[Show abstract][Hide abstract] ABSTRACT: Intracerebral haemorrhage accompanied with cervical internal carotid artery (ICA) occlusion on the same side without moyamoya-like vessels is rare. A 73-year-old man with left ICA occlusion and no presence of moyamoya disease criteria underwent xenon-enhanced computed tomography with acetazolamide challenge test. The findings showed hypoperfusion and no vasoreactivity in the territory of the left middle cerebral artery. During follow-up he suffered bleeding in the left frontoparietal lobe. Cerebral angiography showed left ICA occlusion and cross flow via the anterior communicating artery without moyamoya vessels. Long-term ischaemia would make perforating or anastomotic arteries vulnerable. These arteries were easily ruptured by hypertension, resulting in intracerebral haemorrhage.
[Show abstract][Hide abstract] ABSTRACT: A 25-year-old woman had a right massive caudate hemorrhage without intraventricular rupture. The patient bled 3 times and underwent resection of the hematoma each time. She was diagnosed finally with an arteriovenous malformation after the third operation. Follow-up magnetic resonance images during intermission-helped guide resection of the lesion.
[Show abstract][Hide abstract] ABSTRACT: Previous studies have shown microbleeds to be a risk factor for intracerebral hemorrhage and white matter hyperintensity (WMH) to be a risk factor for ischemic stroke. This study was performed to determine whether combinations of the presence or absence of microbleeds and advanced WMH are risk factors for subsequent recurrent stroke types.
In 266 patients with stroke, microbleeds on T2*-weighted MR images were counted, and WMH on T2-weighted images was graded. Patients were divided into 4 groups by the combinations of the presence or absence of microbleeds and advanced WMH and were followed up for stroke recurrence.
During a mean follow-up period of 564.8 +/- 220.5 days, 26 patients developed recurrent strokes, including 10 intracerebral hemorrhages and 16 ischemic strokes. Patients with microbleeds without advanced WMH (n = 42) developed only intracerebral hemorrhages (n = 8), and the recurrence rate of intracerebral hemorrhage in those patients estimated by the Kaplan-Meier method was the highest in the 4 groups (14.3% in 1 year and 21.2% in 2 years). In contrast, patients with advanced WMH without microbleeds (n = 39) developed only ischemic strokes (n = 6), and the estimated recurrent rate of ischemic stroke in those patients was the highest in the 4 groups (10.5% in 1 year and 17.4% in 2 years). Cox proportional hazards regression analysis revealed that microbleeds were associated with intracerebral hemorrhage (hazard ratio [HR], 85.626; 95% confidence interval [CI], 6.344-1155.649) and that advanced WMH was negatively associated with intracerebral hemorrhage (HR, 0.016; 95% CI, 0.001-0.258). Advanced WMH was associated with ischemic stroke (HR, 10.659; 95% CI, 2.601-43.678).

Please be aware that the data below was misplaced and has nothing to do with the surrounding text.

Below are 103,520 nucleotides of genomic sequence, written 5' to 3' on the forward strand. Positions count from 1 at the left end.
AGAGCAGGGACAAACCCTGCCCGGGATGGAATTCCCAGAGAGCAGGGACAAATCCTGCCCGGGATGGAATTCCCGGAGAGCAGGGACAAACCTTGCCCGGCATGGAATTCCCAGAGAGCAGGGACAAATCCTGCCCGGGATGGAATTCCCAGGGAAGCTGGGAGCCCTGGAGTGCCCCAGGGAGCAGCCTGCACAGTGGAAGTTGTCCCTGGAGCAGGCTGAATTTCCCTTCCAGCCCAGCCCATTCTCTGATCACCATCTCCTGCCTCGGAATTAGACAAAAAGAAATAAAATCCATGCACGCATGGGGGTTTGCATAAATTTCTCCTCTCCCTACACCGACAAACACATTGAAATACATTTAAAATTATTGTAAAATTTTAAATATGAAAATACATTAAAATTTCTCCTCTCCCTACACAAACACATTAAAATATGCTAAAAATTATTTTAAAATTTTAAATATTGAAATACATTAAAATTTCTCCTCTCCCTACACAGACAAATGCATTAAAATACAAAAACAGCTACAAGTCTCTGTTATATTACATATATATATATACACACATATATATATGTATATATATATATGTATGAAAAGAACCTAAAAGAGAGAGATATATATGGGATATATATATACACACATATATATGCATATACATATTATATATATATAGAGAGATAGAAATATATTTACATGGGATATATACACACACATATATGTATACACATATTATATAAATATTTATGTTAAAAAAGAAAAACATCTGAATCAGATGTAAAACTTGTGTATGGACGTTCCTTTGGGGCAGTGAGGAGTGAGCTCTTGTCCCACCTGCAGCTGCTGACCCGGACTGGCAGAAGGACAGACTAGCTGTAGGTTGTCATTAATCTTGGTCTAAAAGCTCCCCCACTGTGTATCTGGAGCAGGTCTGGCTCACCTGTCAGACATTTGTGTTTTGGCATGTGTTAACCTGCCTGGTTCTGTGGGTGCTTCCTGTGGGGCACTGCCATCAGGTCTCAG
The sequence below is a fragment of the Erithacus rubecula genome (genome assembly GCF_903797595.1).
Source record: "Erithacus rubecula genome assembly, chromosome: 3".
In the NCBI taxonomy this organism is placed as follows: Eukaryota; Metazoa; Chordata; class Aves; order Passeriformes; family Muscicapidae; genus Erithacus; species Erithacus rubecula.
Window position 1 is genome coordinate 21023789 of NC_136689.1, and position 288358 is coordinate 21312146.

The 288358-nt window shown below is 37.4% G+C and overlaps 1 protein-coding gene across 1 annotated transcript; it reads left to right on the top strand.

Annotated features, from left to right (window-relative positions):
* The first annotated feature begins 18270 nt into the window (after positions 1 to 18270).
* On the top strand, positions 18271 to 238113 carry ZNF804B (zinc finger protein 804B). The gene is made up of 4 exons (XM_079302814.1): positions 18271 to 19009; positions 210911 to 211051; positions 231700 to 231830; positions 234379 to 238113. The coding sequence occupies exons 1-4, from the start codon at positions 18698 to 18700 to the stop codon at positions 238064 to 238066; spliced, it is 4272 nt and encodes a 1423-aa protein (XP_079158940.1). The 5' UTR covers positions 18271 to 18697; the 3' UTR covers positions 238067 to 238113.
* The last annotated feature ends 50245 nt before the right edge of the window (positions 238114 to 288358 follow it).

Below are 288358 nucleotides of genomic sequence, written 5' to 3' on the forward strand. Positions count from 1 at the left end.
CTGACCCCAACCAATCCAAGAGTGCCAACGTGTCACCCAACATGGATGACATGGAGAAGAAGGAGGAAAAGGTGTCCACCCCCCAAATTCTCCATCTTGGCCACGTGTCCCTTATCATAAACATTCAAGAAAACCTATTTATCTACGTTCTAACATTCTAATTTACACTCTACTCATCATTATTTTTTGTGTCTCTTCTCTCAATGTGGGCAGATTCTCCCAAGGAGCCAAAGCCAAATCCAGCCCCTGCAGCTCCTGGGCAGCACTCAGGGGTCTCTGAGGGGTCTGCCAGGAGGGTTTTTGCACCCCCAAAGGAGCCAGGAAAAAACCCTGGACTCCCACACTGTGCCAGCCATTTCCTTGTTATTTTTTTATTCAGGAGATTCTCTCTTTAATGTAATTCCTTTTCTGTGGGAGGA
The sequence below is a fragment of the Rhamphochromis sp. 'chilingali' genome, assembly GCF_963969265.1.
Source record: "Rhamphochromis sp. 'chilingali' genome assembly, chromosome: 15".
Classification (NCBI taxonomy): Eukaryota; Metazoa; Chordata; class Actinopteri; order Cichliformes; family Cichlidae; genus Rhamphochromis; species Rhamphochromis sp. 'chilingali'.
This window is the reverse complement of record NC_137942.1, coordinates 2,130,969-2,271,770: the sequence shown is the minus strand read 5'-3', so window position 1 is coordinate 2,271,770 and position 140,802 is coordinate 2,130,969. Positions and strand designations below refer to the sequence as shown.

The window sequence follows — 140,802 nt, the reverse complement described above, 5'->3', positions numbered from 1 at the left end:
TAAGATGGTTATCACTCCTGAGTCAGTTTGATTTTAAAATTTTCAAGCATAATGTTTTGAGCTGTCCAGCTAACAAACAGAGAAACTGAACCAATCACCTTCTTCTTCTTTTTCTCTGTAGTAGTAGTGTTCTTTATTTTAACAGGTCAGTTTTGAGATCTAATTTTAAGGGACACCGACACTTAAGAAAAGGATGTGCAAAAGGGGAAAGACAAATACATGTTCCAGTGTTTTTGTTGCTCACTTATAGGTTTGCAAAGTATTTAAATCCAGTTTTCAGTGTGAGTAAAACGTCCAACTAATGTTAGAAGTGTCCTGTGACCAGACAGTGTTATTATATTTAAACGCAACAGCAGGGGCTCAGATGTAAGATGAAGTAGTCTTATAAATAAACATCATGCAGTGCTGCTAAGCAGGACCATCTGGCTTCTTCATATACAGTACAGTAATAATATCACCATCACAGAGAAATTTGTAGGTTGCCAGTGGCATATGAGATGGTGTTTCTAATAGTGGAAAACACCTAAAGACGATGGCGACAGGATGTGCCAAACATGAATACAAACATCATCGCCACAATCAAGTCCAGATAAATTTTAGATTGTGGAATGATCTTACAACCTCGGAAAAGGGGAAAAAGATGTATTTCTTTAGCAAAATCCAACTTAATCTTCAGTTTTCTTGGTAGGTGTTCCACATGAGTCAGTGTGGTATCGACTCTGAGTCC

It appears that patients at high risk of subsequent intracerebral hemorrhage or ischemic stroke can be identified by combinations of the presence or absence of microbleeds and advanced WMH.
American Journal of Neuroradiology 05/2006; 27(4):830-5. · 3.59 Impact Factor
[Show abstract][Hide abstract] ABSTRACT: Both leukoaraiosis and asymptomatic microbleeds are associated with small-artery diseases. Although an association between hyperhomocysteinemia and leukoaraiosis has been reported, no studies have evaluated the association between total homocysteine (tHcy) level and presence of microbleeds in stroke patients. We evaluated the association between tHcy level and leukoaraiosis or microbleeds in stroke patients. In 102 patients with stroke (69.5 +/- 10.3 years old, 54 men and 48 women), microbleeds on T2*-weighted MR images were counted, leukoaraiosis on T2-weighted images was graded and fasting plasma tHcy concentrations were measured. Plasma tHcy level was significantly higher in patients with advanced leukoaraiosis than in those without advanced leukoaraiosis (13.9 +/- 4.6 micromol/l vs. 10.2 +/- 3.4 micromol/l, P < 0.0001). Plasma tHcy level was not significantly different in patients with microbleeds and those without microbleeds (11.3 +/- 4.1 micromol/l vs. 11.4 +/- 4.3 micromol/l, P = 0.9441). Elevated tHcy level is significantly and independently associated with advanced leukoaraiosis [odds ratio (OR), 1.330; 95% CI, 1.130-1.565] but not with the presence of microbleeds. Elevated tHcy level appears to be associated with ischemic small-artery disease rather than with bleeding-prone small-artery disease.
European Journal of Neurology 04/2006; 13(3):261-5. DOI:10.1111/j.1468-1331.2006.01205.x · 4.06 Impact Factor